La Taillerie – the Gemstone Shop
Although precious stones are not found naturally anywhere in the Jura mountains, the cutting and polishing of imported stones played a significant role in the economy of this region for three centuries. There are still traces of those traditional skills to be found if you look for them.
Start by seeking out the intriguing store called La Taillerie in Bellefontaine, at an elevation of 3000 feet in the mountains of eastern France, near the Swiss border. Welcome to the Lapidary shop. What happens here? The ‘lapidaire’ or gem-cutter starts with the raw stone and transforms it, by skill and artistry, into a scintillating gem. He or she works on every type of stone except diamonds, which is the job of the ‘diamantaire’.
So how did this become a regional speciality? It’s a story of religion, migration, and invention. In the 16th century the traditionally Catholic watchmakers and jewellers of Geneva fled Switzerland after suffering persecution by the Calvinists. Many settled in the Haut-Jura, taking advantage of the mountain streams to power their machinery.
Demand from the watchmakers
A century later, after the Revocation of the Edict of Nantes in 1685, the largely Jewish and Protestant diamond-cutters of Paris emigrated; some went to Holland and some to Switzerland. These latter helped to revitalise the Swiss watch industry, which had a knock-on benefit to the watchmakers of the Haut-Jura.
Why was there such a demand for jewels from the watchmaking industry? Initially, the lapidaires made the watch faces and ornamentation for the cases. Later, watchmakers discovered that the use of semi-precious stones such as rubies to form the pivots and bearings for the delicate mechanisms would greatly improve the life and reliability of a watch. There would have been 17 or more jewels in a good-quality movement.
As the demand for watch-jewels increased, so the local population became involved. During the winter in Jura, when the land is thick with snow, the farmers could not work outside. They readily took up this ‘cottage industry’ to cut and polish the stones. This later progressed into the production of decorative jewellery as well.
The front of the shop displays some hand-powered polishing wheels, so you can see how the gem was made to glitter so brightly. The stone is bonded to the top of a holder with wax, which in turn is mounted in a jig above a rotating table dusted with abrasive diamond powder. The jig enabled the user consistently to produce the required number of facets at the designated angles – ingenious in its simplicity.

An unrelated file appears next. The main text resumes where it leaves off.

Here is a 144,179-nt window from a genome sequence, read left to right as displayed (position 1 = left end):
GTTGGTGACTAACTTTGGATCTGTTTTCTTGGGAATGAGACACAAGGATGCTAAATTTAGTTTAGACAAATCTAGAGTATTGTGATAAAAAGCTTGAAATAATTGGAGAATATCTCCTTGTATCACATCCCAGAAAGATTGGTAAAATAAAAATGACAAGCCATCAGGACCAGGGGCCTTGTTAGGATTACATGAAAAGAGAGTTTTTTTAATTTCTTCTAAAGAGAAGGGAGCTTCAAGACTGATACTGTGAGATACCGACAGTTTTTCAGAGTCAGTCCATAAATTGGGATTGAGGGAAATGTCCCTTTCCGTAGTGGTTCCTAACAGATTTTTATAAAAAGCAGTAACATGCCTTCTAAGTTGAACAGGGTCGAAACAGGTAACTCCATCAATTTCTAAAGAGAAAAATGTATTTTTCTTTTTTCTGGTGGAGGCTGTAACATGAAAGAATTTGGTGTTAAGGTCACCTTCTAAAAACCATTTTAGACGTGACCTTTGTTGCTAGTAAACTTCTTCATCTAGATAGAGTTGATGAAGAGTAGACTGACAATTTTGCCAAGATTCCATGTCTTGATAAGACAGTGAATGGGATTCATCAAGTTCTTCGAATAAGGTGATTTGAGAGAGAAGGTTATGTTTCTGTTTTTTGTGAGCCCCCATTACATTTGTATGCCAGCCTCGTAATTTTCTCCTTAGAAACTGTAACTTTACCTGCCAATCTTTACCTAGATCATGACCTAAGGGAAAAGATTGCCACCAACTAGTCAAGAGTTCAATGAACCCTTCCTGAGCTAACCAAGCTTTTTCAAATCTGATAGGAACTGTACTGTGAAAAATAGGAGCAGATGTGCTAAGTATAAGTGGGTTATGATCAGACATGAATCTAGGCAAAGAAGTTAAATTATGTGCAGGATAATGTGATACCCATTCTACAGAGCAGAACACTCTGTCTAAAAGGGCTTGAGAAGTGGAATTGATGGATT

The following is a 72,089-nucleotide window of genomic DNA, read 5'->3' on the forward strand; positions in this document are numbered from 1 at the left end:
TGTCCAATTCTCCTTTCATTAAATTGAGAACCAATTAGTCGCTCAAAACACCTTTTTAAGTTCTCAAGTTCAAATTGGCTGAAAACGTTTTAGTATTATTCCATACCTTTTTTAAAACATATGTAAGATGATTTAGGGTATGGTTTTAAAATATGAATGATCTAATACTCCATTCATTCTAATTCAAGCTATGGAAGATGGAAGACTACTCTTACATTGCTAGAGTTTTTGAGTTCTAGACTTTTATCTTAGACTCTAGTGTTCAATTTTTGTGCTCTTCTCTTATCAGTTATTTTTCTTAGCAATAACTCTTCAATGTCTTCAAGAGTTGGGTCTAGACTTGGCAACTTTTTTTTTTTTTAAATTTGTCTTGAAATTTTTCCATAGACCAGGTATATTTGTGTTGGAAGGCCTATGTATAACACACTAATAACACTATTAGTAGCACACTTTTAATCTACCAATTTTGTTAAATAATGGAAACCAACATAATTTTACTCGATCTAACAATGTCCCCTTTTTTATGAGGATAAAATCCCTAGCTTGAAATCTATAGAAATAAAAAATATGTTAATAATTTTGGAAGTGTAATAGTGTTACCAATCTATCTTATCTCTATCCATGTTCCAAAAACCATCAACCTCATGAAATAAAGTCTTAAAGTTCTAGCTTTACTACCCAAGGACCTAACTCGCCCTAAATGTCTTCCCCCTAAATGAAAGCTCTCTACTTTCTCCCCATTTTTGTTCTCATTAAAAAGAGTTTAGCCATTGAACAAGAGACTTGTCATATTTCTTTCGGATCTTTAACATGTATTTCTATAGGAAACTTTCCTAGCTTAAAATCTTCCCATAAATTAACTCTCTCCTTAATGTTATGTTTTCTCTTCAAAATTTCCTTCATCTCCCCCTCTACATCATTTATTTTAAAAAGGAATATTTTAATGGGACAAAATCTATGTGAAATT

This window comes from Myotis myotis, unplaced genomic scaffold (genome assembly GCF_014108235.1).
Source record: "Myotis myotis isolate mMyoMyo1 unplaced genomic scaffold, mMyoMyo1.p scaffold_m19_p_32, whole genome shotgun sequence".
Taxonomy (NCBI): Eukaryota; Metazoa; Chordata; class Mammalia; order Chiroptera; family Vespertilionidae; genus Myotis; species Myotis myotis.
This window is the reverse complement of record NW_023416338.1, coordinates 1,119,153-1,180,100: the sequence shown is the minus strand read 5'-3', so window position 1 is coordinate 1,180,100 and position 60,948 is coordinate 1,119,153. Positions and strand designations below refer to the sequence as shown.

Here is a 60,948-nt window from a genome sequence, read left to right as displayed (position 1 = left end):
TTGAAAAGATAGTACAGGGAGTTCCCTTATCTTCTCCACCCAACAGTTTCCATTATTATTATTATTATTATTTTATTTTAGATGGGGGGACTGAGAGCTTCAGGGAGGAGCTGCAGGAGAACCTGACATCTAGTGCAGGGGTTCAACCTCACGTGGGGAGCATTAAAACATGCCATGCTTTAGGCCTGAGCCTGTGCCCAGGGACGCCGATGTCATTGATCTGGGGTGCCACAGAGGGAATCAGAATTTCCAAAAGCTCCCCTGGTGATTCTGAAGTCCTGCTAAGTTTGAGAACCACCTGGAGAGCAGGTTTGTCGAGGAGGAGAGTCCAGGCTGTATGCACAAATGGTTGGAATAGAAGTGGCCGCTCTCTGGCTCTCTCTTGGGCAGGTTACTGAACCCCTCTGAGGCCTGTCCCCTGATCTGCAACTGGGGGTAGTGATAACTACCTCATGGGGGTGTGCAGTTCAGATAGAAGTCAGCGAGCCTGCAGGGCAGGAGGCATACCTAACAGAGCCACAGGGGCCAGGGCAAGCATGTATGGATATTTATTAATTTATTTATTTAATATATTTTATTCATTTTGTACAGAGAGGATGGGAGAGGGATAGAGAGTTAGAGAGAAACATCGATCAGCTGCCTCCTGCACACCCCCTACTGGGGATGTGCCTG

By 1920 there were 8000 lapidaires working in this industry. There are no gem-stones in the Jura; they came from India, Madagascar and Brazil. By the 1960s those exporting countries had decided to make their own jewels, and the work available to the lapidaires in Jura rapidly fell away. There are now only about 30 makers still in business.
You can see fine examples of the lapidaire’s work at La Taillerie, including necklaces, pendants, bracelets and earrings of all sizes and colours, and polished slices of natural rock enough to adorn many a classy coffee table.
4540 route des Fontaines, Parking des Téléskis
A Museum Gem in Jura
A short drive south of Bellefontaine is the lovely town of Saint-Claude, in the valley of the Bienne river. It is the centre for many traditional crafts in the region, including those of pipe-making and gem-cutting. Both of these needed water power to drive their machines, and that was available in abundance from the many mountain streams around here. So, naturally enough, there is a museum to celebrate these two important local industries.
The Pipe and Diamond Museum has several rooms dedicated to the smoker’s old friend (see my review here), but there is also an enlightening presentation of the stone-cutting and polishing craft that was so significant to the economy of the Jura in centuries past. See how precious stones including diamonds, rubies, sapphires, and emeralds are carefully cut and polished in such a way as to show off their colour and clarity.
Natural and synthetic stones are on display. The videos (one in English) explain just how the dull, unexciting raw materials are turned into those beautiful sparkling gems by the skill of the craftsman, who has to balance the demands of the least waste, the best proportions, and the removal of unwanted inclusions. A tableau of automatons demonstrates the meticulous work required to produce high-quality gems in their dozens every day.
Saint-Claude is a hub for touring this part of the Jura region, and a visit to the Pipe and Diamond Museum will give you a real flavour of the ingenuity, enterprise and skill of the people of these mountains.
Musée de la Pipe & du Diamant
1 place Jacques Faizant
Geneva Airport from airports across the UK and Europe
Dole Tavaux Airport from London Stansted, every Saturday from 22nd Dec 2018 to 30th March 2019 *NEW*
Basel-Mulhouse Airport from airports across the UK and Europe (for the northern part of the Jura mountains)
Most major car rental companies have agents at these airports.
Travel review by Chrissie Walker © 2018